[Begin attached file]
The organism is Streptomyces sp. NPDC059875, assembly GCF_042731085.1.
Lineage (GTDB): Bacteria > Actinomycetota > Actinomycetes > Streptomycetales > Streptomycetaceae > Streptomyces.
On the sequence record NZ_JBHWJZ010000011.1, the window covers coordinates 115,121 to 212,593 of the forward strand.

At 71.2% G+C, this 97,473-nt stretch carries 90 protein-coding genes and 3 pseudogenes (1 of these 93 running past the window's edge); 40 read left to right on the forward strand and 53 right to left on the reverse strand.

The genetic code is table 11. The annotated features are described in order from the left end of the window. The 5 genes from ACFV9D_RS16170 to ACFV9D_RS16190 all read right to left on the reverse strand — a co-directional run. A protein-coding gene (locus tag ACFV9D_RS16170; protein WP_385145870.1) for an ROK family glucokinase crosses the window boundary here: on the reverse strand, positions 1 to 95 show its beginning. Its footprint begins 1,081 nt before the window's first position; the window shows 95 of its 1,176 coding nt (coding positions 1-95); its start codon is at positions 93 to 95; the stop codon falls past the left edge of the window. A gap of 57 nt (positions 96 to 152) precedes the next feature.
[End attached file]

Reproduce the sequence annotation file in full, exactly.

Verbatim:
The organism is Streptomyces sp. NPDC059875, assembly GCF_042731085.1.
Lineage (GTDB): Bacteria > Actinomycetota > Actinomycetes > Streptomycetales > Streptomycetaceae > Streptomyces.
On the sequence record NZ_JBHWJZ010000011.1, the window covers coordinates 115,121 to 212,593 of the forward strand.

At 71.2% G+C, this 97,473-nt stretch carries 90 protein-coding genes and 3 pseudogenes (1 of these 93 running past the window's edge); 40 read left to right on the forward strand and 53 right to left on the reverse strand.

The genetic code is table 11. The annotated features are described in order from the left end of the window. The 5 genes from ACFV9D_RS16170 to ACFV9D_RS16190 all read right to left on the reverse strand — a co-directional run. A protein-coding gene (locus tag ACFV9D_RS16170; protein WP_385145870.1) for an ROK family glucokinase crosses the window boundary here: on the reverse strand, positions 1 to 95 show its beginning. Its footprint begins 1,081 nt before the window's first position; the window shows 95 of its 1,176 coding nt (coding positions 1-95); its start codon is at positions 93 to 95; the stop codon falls past the left edge of the window. A gap of 57 nt (positions 96 to 152) precedes the next feature.